Over and over the parables offered us during Lent speak to the need for spring cleaning, and often less than flatteringly pinpoint a few places to look, and questions to ask ourselves—ourselves, not those we are certain are sinning more than we are. Our work in these weeks is to allow our souls to be questioned by Jesus and his Gospel.
Like the tenants of the vineyard, what tender but well-patrolled territory of the heart or mind might any of us be defending against all comers and at all cost? For some of us, life is a lot like a game of Risk, with maybe a heaping dose of Monopoly thrown in—an endless series of calculations, defensive feints, offensive campaigns, scores, accounts, debts owed or debts to be collected. It is an endless loop of getting and staying in the game and staying ahead in whatever way we suppose that consists.
What is on offer to us at this time of repentance is nothing less than freedom from the need for self-defense, but freedom by way of repentance and accurate self-appraisal. In the rule that St Benedict wrote for his monasteries, he directs that in order to obtain this freedom of heart and peace of soul his monks may disclose their sickness of conscience to the abbot or one of the spiritual elders, who, Benedict says, “know how to heal their own wounds as well as those of others without exposing them and making them public.” (RB 46:5,6).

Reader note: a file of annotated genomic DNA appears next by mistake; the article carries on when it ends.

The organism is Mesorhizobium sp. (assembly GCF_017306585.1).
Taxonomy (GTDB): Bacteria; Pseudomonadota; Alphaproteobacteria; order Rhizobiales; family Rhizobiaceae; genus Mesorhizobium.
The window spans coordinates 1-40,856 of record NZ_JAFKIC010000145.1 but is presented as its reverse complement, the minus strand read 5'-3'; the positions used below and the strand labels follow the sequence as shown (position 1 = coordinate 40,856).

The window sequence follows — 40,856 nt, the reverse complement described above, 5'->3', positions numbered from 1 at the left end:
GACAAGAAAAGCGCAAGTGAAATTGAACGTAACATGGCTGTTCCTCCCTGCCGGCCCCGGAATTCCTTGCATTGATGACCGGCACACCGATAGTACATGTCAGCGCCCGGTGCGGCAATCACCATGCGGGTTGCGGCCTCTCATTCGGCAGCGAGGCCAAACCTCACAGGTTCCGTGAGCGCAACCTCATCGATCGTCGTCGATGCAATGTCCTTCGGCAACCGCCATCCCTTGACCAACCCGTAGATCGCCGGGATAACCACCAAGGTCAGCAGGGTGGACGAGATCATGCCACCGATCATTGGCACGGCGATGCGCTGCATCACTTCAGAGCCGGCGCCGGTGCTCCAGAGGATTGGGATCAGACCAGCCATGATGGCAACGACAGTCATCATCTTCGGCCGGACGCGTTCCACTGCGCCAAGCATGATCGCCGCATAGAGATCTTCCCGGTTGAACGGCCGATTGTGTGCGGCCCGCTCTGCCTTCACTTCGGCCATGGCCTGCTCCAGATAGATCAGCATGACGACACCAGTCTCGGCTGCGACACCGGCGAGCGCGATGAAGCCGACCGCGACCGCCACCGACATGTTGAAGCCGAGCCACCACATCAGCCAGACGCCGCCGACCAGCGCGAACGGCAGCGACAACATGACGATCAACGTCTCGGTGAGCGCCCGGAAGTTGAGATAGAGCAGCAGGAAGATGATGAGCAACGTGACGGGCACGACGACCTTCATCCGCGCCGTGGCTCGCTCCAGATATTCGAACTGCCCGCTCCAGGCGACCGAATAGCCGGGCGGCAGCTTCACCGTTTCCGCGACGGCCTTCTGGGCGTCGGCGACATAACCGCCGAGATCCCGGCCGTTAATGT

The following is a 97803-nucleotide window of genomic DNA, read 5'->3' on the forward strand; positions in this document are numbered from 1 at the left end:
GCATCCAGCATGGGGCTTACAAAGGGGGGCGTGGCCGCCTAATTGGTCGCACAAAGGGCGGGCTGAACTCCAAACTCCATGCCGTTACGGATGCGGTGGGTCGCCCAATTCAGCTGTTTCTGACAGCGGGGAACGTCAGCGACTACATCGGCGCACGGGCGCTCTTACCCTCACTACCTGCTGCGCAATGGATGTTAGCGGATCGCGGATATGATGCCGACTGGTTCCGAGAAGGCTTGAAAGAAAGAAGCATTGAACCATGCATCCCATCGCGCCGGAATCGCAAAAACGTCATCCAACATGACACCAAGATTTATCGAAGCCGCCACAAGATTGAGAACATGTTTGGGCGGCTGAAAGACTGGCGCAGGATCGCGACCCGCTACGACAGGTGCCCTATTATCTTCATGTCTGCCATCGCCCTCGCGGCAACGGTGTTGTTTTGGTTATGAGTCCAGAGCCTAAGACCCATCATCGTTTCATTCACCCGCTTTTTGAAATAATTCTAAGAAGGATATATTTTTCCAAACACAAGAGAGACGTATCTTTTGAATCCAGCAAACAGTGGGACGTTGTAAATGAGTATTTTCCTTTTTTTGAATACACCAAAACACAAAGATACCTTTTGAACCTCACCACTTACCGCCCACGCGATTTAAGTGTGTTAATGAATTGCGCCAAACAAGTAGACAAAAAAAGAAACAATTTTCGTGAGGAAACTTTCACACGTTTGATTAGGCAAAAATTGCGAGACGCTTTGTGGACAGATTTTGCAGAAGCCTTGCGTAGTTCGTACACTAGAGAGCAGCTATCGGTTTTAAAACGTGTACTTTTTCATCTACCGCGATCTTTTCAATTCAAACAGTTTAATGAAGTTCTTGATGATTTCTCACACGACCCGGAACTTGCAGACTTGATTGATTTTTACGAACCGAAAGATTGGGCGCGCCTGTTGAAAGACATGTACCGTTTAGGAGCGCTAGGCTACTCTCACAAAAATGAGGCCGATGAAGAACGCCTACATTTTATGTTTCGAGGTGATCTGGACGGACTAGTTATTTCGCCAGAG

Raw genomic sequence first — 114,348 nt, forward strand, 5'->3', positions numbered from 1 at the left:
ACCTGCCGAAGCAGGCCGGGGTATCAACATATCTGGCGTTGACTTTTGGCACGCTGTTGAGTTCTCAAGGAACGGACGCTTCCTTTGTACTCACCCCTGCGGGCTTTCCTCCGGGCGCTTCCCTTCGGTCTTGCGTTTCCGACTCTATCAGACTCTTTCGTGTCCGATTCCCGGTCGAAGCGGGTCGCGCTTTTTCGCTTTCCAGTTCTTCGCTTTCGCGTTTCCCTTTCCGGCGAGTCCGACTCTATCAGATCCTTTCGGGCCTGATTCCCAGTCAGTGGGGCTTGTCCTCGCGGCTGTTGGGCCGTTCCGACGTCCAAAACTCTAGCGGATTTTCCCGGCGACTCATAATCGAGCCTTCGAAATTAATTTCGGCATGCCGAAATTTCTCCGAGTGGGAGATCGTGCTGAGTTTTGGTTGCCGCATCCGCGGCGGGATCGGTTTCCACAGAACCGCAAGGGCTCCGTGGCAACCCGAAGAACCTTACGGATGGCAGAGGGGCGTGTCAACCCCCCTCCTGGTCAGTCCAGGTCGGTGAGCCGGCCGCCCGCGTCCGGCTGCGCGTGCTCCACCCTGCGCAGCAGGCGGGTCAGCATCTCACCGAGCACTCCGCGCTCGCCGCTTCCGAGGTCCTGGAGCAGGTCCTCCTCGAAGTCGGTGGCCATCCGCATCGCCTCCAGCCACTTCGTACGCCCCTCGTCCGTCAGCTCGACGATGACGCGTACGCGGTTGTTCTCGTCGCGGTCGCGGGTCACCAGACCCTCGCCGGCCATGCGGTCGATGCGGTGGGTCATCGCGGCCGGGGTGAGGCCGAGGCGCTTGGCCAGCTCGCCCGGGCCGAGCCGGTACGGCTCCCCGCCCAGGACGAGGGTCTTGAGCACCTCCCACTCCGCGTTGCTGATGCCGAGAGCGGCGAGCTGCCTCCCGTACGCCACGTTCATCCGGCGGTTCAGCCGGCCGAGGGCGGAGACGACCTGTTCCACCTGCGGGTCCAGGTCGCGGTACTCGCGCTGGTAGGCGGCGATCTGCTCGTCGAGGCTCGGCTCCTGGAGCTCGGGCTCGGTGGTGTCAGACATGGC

Today is a gift of another day for some Lenten house cleaning, a day for leaving Egypt behind with its disgrace and oppression. It is a day for leaving all the carefully accumulated, remembered, tagged, and catalogued accounts behind with the pig’s food in a far country. We are invited by Jesus to put down our weapons of bluff and self-defense, to back away slowly and surrender ourselves to the profligate, lavish mercy of God. Stumbling again on this rock of Jesus cracks our shaky self-identity open, allowing us to see that we are held in being not by our own exhaustingly small efforts but by God. And that identity as “child of the Father” cannot be shaken. There is true freedom, there is true rest.